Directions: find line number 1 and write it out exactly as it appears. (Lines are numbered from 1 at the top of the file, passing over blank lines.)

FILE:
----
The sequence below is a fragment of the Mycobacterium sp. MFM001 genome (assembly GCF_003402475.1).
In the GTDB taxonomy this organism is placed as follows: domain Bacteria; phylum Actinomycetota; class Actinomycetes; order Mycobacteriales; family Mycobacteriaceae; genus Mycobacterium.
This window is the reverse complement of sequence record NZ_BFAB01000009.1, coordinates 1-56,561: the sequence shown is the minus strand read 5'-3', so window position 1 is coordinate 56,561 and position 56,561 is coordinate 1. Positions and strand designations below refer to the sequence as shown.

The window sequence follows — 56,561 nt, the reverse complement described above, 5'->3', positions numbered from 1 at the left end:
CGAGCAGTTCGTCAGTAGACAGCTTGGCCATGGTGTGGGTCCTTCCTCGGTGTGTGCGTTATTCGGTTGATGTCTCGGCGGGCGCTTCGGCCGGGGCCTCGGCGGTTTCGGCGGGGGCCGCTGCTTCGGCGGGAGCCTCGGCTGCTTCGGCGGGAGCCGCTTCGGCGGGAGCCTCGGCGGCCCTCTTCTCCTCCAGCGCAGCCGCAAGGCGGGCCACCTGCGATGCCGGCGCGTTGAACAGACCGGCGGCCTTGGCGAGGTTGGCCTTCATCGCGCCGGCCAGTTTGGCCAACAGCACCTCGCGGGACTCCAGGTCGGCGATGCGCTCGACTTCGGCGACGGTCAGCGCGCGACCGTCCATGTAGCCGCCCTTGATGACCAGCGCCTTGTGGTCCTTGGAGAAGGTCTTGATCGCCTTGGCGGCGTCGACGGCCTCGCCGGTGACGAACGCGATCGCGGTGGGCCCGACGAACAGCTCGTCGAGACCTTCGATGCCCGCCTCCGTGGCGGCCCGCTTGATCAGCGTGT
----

The sequence below is a fragment of the Mycobacterium sp. MFM001 genome (assembly GCF_003402475.1).